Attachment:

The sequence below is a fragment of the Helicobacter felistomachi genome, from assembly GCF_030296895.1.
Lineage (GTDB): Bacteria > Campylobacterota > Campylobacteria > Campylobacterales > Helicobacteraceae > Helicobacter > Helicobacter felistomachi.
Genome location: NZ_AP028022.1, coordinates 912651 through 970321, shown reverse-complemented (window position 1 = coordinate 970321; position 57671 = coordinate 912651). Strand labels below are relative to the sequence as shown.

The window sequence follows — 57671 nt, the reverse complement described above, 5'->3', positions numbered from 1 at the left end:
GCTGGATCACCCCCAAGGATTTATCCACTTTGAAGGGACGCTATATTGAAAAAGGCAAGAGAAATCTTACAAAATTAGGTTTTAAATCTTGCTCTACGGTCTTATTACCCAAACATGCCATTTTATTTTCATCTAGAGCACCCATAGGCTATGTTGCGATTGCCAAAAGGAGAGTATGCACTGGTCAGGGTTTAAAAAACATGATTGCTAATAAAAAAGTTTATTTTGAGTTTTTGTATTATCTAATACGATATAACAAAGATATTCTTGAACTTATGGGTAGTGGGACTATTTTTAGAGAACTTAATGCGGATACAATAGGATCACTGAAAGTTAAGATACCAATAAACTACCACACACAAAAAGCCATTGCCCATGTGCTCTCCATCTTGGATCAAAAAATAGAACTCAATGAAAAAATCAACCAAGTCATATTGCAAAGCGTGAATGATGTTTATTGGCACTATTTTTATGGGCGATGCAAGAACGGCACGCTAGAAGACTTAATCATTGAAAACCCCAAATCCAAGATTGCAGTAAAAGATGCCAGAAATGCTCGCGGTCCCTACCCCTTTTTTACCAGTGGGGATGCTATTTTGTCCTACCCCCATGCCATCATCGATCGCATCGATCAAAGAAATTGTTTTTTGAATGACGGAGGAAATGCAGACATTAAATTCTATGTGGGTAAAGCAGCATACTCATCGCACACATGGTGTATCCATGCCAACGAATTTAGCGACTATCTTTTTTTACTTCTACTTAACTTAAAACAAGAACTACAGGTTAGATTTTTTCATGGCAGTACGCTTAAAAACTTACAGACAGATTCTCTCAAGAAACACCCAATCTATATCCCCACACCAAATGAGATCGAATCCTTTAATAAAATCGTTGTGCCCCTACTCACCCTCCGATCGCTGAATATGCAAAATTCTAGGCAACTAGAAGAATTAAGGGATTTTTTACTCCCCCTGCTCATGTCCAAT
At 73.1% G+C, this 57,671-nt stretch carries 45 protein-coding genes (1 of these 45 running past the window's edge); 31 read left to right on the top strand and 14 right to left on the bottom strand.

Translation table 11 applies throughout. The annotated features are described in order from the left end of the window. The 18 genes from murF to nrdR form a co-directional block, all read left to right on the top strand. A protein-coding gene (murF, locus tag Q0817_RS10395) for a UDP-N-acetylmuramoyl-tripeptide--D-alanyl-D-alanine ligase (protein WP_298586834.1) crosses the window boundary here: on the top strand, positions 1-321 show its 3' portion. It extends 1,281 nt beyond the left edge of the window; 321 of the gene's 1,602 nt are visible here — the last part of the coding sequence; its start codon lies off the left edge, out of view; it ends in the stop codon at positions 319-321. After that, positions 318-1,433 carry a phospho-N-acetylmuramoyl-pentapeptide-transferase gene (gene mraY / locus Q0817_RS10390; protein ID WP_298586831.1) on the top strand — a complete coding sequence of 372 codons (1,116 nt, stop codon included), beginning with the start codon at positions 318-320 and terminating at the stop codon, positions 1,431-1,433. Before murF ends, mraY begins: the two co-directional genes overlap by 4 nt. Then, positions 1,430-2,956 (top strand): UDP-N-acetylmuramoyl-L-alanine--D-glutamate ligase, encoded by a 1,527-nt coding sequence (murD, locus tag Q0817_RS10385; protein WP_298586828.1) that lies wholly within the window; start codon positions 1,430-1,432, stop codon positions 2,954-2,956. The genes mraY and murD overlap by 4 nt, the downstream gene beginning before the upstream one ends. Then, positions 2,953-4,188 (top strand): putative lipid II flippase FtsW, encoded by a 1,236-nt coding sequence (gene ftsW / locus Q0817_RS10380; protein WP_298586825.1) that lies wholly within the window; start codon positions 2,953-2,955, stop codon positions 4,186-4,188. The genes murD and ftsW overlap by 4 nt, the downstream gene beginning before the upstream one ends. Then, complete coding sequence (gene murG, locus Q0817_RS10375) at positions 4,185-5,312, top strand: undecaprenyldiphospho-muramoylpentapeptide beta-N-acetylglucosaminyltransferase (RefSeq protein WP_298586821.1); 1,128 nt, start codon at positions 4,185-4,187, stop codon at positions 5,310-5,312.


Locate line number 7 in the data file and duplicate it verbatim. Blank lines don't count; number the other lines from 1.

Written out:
Translation table 11 applies throughout. The annotated features are described in order from the left end of the window. The 18 genes from murF to nrdR form a co-directional block, all read left to right on the top strand. A protein-coding gene (murF, locus tag Q0817_RS10395) for a UDP-N-acetylmuramoyl-tripeptide--D-alanyl-D-alanine ligase (protein WP_298586834.1) crosses the window boundary here: on the top strand, positions 1-321 show its 3' portion. It extends 1,281 nt beyond the left edge of the window; 321 of the gene's 1,602 nt are visible here — the last part of the coding sequence; its start codon lies off the left edge, out of view; it ends in the stop codon at positions 319-321. After that, positions 318-1,433 carry a phospho-N-acetylmuramoyl-pentapeptide-transferase gene (gene mraY / locus Q0817_RS10390; protein ID WP_298586831.1) on the top strand — a complete coding sequence of 372 codons (1,116 nt, stop codon included), beginning with the start codon at positions 318-320 and terminating at the stop codon, positions 1,431-1,433. Before murF ends, mraY begins: the two co-directional genes overlap by 4 nt. Then, positions 1,430-2,956 (top strand): UDP-N-acetylmuramoyl-L-alanine--D-glutamate ligase, encoded by a 1,527-nt coding sequence (murD, locus tag Q0817_RS10385; protein WP_298586828.1) that lies wholly within the window; start codon positions 1,430-1,432, stop codon positions 2,954-2,956. The genes mraY and murD overlap by 4 nt, the downstream gene beginning before the upstream one ends. Then, positions 2,953-4,188 (top strand): putative lipid II flippase FtsW, encoded by a 1,236-nt coding sequence (gene ftsW / locus Q0817_RS10380; protein WP_298586825.1) that lies wholly within the window; start codon positions 2,953-2,955, stop codon positions 4,186-4,188. The genes murD and ftsW overlap by 4 nt, the downstream gene beginning before the upstream one ends. Then, complete coding sequence (gene murG, locus Q0817_RS10375) at positions 4,185-5,312, top strand: undecaprenyldiphospho-muramoylpentapeptide beta-N-acetylglucosaminyltransferase (RefSeq protein WP_298586821.1); 1,128 nt, start codon at positions 4,185-4,187, stop codon at positions 5,310-5,312.